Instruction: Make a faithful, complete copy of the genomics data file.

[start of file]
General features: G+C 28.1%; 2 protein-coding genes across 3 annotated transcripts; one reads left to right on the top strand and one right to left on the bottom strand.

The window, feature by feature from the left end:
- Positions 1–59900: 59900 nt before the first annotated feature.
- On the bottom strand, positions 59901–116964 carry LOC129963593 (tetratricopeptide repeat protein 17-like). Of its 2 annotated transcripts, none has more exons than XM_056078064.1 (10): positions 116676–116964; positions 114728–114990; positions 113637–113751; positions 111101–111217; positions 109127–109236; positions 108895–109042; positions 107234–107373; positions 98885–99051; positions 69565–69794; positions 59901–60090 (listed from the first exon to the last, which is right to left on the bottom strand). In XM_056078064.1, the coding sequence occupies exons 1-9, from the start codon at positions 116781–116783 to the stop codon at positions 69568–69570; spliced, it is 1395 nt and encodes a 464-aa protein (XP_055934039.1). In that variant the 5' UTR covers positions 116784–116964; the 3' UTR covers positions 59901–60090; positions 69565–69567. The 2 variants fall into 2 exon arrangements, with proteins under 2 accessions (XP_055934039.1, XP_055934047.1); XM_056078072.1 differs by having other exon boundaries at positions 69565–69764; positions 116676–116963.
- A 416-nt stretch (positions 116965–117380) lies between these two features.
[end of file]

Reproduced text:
General features: G+C 28.1%; 2 protein-coding genes across 3 annotated transcripts; one reads left to right on the top strand and one right to left on the bottom strand.

The window, feature by feature from the left end:
- Positions 1–59900: 59900 nt before the first annotated feature.
- On the bottom strand, positions 59901–116964 carry LOC129963593 (tetratricopeptide repeat protein 17-like). Of its 2 annotated transcripts, none has more exons than XM_056078064.1 (10): positions 116676–116964; positions 114728–114990; positions 113637–113751; positions 111101–111217; positions 109127–109236; positions 108895–109042; positions 107234–107373; positions 98885–99051; positions 69565–69794; positions 59901–60090 (listed from the first exon to the last, which is right to left on the bottom strand). In XM_056078064.1, the coding sequence occupies exons 1-9, from the start codon at positions 116781–116783 to the stop codon at positions 69568–69570; spliced, it is 1395 nt and encodes a 464-aa protein (XP_055934039.1). In that variant the 5' UTR covers positions 116784–116964; the 3' UTR covers positions 59901–60090; positions 69565–69567. The 2 variants fall into 2 exon arrangements, with proteins under 2 accessions (XP_055934039.1, XP_055934047.1); XM_056078072.1 differs by having other exon boundaries at positions 69565–69764; positions 116676–116963.
- A 416-nt stretch (positions 116965–117380) lies between these two features.